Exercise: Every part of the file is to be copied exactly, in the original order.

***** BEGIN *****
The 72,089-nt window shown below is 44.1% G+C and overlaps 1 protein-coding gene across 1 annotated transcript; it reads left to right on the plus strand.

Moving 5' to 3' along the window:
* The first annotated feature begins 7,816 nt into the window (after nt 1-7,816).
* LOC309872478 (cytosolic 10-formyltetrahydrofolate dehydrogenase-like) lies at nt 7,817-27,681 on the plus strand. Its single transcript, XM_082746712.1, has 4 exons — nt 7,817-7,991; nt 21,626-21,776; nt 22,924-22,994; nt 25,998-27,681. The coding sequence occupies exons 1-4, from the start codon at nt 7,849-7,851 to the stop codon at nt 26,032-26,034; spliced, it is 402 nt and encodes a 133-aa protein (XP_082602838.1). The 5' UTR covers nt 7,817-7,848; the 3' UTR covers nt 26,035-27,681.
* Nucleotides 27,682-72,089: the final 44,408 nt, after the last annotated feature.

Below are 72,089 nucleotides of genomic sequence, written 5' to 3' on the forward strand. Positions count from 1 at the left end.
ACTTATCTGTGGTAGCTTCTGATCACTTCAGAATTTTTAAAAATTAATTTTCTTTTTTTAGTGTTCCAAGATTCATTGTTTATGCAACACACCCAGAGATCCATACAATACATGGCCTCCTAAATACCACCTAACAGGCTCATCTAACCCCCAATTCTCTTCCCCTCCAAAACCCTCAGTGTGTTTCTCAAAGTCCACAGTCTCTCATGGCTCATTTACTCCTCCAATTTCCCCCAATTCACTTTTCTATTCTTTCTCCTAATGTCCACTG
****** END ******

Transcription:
The 72,089-nt window shown below is 44.1% G+C and overlaps 1 protein-coding gene across 1 annotated transcript; it reads left to right on the plus strand.

Moving 5' to 3' along the window:
* The first annotated feature begins 7,816 nt into the window (after nt 1-7,816).
* LOC309872478 (cytosolic 10-formyltetrahydrofolate dehydrogenase-like) lies at nt 7,817-27,681 on the plus strand. Its single transcript, XM_082746712.1, has 4 exons — nt 7,817-7,991; nt 21,626-21,776; nt 22,924-22,994; nt 25,998-27,681. The coding sequence occupies exons 1-4, from the start codon at nt 7,849-7,851 to the stop codon at nt 26,032-26,034; spliced, it is 402 nt and encodes a 133-aa protein (XP_082602838.1). The 5' UTR covers nt 7,817-7,848; the 3' UTR covers nt 26,035-27,681.
* Nucleotides 27,682-72,089: the final 44,408 nt, after the last annotated feature.

Below are 72,089 nucleotides of genomic sequence, written 5' to 3' on the forward strand. Positions count from 1 at the left end.
ACTTATCTGTGGTAGCTTCTGATCACTTCAGAATTTTTAAAAATTAATTTTCTTTTTTTAGTGTTCCAAGATTCATTGTTTATGCAACACACCCAGAGATCCATACAATACATGGCCTCCTAAATACCACCTAACAGGCTCATCTAACCCCCAATTCTCTTCCCCTCCAAAACCCTCAGTGTGTTTCTCAAAGTCCACAGTCTCTCATGGCTCATTTACTCCTCCAATTTCCCCCAATTCACTTTTCTATTCTTTCTCCTAATGTCCACTG